No matter what you are selling or service you provide, your business is about relationships. Your relationships to your vendors and customers. Your place in your community. Your customer’s relationship with your product or service. How your product promotes your customer’s success in their community… these are the heart of everything in your business… the sum of these relationships is your brand. [What is a brand?]
To be clear, the community here isn’t necessarily where you live. It’s your industry, it’s people who think and act like you, your social circle, or whatever grouping that describes your audience.
Simon Sinek said,
“People don’t buy what you do; they buy why you do it. And what you do simply proves what you believe.”
And even more telling:
“People don’t buy products; they buy better versions of themselves.”
Or stated another way, a customer buys because of how they FEEL about themselves when they buy your product or use your service. This relationship is everything. People don’t love people (and products and brands); they love how they feel about themselves when they’re with them.
Sometimes these motivators subtle, even unconscious, decision-makers. Customers might rationalize their choices on a logical level, but deep down the drivers are emotional: “I buy because I like supporting local businesses and feel guilty about my trips to Walmart.” “I shop there because they treat me nice, make me feel special.” “I love that brand because it indicates to others that ‘I’ve made it’ and that feels good.” “Buying that one makes me feel like I’m smart for choosing it.”
You might think that having the lowest price is your business advantage. Or the product with the most features. Your product sells itself! Value propositions like these are important, but aren’t everything; customers will often consider these details after they’ve already made a decision to help them feel good about it. Overcoming this kind of emotion with logic is difficult, if not impossible.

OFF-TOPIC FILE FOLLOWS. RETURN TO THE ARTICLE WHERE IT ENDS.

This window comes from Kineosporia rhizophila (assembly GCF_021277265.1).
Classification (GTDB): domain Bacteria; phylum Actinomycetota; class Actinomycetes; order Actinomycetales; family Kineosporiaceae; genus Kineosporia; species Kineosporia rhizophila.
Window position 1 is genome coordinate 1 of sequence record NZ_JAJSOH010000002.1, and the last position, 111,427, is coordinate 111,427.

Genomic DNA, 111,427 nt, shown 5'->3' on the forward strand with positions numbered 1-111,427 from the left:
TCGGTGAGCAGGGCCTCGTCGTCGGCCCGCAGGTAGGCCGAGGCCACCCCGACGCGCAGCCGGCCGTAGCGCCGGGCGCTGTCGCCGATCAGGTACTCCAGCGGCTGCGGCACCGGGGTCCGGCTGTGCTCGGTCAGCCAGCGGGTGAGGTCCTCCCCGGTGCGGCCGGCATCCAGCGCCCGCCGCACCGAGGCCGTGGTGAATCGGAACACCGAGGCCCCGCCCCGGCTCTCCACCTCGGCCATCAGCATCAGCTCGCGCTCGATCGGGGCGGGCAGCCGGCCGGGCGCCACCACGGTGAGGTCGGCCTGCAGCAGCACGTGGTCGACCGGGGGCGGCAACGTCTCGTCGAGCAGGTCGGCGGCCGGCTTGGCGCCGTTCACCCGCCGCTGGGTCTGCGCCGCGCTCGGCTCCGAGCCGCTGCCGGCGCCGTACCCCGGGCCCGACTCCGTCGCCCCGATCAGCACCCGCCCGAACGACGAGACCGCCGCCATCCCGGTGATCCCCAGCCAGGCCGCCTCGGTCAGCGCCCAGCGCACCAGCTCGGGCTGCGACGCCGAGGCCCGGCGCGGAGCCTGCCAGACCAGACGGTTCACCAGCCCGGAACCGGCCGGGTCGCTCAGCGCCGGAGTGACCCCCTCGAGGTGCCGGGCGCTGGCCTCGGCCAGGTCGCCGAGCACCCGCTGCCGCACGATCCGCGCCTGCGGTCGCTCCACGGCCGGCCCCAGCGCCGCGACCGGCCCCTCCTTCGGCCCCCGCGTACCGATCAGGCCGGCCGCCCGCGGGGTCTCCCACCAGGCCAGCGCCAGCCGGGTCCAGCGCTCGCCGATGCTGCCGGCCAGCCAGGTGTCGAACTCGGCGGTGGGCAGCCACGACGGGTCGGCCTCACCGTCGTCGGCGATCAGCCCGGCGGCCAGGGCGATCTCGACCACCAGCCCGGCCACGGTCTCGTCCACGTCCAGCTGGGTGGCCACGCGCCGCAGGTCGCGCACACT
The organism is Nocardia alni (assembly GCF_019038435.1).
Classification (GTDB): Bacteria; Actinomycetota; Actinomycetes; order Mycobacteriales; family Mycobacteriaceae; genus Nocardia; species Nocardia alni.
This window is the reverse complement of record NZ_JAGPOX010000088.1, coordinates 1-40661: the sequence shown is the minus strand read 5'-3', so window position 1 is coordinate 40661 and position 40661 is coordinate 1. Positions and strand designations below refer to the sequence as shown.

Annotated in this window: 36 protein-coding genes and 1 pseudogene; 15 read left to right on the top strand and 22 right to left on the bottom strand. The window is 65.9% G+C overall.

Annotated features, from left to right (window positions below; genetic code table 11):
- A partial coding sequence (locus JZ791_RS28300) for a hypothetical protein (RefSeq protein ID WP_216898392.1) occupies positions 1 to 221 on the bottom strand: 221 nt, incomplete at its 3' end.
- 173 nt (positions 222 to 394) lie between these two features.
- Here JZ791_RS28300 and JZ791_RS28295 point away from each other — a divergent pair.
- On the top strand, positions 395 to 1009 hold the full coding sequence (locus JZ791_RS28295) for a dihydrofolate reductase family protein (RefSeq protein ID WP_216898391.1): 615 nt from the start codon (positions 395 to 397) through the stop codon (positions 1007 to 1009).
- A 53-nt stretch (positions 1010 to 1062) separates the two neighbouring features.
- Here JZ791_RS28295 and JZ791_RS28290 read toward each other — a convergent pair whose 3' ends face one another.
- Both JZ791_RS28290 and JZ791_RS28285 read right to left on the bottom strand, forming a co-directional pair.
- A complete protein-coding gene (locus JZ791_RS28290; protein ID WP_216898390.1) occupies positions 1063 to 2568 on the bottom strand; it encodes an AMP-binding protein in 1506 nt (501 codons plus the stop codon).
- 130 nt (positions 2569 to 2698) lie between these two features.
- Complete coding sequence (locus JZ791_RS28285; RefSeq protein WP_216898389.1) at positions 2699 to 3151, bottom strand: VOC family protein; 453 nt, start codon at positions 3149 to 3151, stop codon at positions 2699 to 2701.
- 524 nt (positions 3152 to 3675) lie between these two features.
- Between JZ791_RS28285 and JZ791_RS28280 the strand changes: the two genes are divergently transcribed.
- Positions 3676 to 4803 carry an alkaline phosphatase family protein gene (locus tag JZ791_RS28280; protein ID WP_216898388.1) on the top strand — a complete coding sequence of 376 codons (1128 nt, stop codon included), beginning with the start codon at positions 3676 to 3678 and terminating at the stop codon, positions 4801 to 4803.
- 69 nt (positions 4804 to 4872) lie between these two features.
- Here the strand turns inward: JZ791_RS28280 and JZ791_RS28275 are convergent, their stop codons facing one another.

4 Simple Ways To Build Relationships
- Bring together other people in your community.
Not just in a way you’ll directly benefit. People feel important when you introduce them to others and appreciate that you made it easier for them to connect. This also increases the chances they’ll think to connect you with others too.
- Pay attention to people who engage with you online.
If someone has mentioned you in a post, shared your link, or commented on your blog, they’ve given you an invitation to engage. Reciprocate in kind (on the same platform) and be generous with your attention. Your audience and their’s profits from this interaction. Let customers know that you appreciate them. This costs you little (a bit of time) and delivers an outsized benefit to both. Related to this: get out an comment on a blog or post everyday.
- Give away something for free.
Free makes it easy to say ‘yes’. Free helps build awareness, encourages sharing, and creates a bit of social obligation. Free gets your product into a customer’s hand who other wouldn’t pick it up.
- Don’t just sell, teach.
Create opportunities to deliver value to your customer that aren’t focused on you, your product, or your bottom line. Host a workshop relevant to your community. Write articles (like this one!). Even sharing useful content that other have made will demonstrate your worth.